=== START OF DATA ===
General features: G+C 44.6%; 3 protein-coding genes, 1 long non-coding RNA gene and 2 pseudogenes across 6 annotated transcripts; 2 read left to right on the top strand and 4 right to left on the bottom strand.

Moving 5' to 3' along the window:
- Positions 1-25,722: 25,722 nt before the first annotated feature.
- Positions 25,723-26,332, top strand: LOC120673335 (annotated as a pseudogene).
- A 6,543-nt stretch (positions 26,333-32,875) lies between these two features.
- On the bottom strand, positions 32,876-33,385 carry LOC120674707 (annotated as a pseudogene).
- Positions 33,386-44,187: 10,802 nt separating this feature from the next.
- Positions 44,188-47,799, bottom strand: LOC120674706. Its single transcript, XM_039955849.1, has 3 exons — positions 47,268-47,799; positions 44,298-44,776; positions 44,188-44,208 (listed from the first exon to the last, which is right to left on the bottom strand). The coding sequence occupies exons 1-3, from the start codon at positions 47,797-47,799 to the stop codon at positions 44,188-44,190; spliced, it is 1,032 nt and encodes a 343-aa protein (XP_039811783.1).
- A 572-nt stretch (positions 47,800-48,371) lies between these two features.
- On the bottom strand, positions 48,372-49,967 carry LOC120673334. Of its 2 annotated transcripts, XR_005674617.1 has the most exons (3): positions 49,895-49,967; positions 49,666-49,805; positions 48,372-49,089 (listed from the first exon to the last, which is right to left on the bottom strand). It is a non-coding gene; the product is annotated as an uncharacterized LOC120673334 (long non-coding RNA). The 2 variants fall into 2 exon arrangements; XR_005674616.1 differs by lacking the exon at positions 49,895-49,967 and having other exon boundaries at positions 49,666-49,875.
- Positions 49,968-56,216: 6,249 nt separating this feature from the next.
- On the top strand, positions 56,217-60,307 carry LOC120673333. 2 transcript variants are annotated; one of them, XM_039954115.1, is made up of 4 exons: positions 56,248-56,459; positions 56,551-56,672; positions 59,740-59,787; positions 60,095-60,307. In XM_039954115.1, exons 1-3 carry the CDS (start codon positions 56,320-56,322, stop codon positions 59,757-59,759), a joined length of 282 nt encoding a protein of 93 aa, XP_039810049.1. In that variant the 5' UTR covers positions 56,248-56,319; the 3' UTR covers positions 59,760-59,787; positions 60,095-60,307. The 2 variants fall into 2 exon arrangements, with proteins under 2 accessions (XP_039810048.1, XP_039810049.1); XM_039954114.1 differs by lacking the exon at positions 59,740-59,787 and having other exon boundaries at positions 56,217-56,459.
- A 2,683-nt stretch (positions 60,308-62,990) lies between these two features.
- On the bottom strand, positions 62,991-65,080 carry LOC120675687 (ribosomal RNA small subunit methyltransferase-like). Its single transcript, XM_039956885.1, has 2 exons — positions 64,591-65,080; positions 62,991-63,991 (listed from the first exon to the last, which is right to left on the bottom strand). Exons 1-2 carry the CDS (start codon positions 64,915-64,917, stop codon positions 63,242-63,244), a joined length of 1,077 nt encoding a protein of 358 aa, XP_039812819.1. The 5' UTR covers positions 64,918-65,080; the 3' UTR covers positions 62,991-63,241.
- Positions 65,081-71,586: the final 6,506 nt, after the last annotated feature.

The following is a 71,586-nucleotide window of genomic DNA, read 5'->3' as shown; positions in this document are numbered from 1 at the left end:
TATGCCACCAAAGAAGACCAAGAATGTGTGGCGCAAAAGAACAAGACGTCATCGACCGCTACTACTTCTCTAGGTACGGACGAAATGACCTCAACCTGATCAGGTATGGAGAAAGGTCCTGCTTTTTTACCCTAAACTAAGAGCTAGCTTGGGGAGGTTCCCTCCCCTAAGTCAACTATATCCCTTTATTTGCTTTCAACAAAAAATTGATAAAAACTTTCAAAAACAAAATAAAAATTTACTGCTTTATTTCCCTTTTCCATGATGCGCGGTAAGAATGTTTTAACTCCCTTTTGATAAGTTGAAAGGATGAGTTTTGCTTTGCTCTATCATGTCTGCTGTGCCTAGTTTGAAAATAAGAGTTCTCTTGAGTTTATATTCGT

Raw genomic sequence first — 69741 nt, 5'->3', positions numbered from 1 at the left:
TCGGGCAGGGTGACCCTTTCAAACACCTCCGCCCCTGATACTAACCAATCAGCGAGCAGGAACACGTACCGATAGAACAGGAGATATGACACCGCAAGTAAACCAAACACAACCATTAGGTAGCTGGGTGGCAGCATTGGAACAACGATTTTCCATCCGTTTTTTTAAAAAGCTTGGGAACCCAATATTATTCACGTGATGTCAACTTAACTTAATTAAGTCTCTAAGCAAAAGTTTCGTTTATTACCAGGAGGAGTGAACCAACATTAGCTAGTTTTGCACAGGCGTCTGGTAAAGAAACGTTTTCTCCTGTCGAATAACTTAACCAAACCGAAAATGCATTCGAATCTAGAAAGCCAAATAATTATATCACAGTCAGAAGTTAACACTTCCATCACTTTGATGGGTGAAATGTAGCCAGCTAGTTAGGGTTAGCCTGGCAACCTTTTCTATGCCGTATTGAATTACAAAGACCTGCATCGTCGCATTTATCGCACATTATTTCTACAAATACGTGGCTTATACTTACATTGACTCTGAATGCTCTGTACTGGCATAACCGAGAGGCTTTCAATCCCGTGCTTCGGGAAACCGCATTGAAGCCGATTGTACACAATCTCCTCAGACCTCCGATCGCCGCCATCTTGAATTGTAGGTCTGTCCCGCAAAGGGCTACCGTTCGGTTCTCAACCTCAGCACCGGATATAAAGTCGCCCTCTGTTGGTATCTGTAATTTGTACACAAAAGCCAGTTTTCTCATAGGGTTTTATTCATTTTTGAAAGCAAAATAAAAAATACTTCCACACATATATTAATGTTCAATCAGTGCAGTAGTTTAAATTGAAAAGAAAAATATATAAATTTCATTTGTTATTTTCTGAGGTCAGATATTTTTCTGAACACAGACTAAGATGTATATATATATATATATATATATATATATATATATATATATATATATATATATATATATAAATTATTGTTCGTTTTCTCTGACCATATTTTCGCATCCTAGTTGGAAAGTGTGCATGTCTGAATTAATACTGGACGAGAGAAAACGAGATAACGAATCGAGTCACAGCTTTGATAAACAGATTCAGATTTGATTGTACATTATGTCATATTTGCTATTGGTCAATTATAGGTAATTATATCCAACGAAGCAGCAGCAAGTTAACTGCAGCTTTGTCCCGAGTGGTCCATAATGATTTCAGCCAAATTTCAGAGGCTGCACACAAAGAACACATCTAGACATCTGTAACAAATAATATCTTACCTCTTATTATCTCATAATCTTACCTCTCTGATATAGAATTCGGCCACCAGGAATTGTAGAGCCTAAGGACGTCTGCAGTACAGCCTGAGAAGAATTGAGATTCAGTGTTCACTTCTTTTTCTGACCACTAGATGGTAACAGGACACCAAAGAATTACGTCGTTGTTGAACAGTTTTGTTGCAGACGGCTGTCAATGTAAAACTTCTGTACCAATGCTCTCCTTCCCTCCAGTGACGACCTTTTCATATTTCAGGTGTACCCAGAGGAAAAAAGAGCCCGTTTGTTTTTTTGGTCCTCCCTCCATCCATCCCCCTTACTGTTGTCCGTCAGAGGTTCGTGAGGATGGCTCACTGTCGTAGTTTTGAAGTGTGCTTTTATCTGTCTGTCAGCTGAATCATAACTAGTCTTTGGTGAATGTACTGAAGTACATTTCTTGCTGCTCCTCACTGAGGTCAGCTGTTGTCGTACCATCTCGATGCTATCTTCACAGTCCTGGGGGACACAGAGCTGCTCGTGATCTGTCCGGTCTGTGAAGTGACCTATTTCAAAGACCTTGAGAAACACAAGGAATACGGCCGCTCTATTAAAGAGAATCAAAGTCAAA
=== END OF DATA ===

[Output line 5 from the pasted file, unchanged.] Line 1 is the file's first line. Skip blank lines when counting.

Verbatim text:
- A 6,543-nt stretch (positions 26,333-32,875) lies between these two features.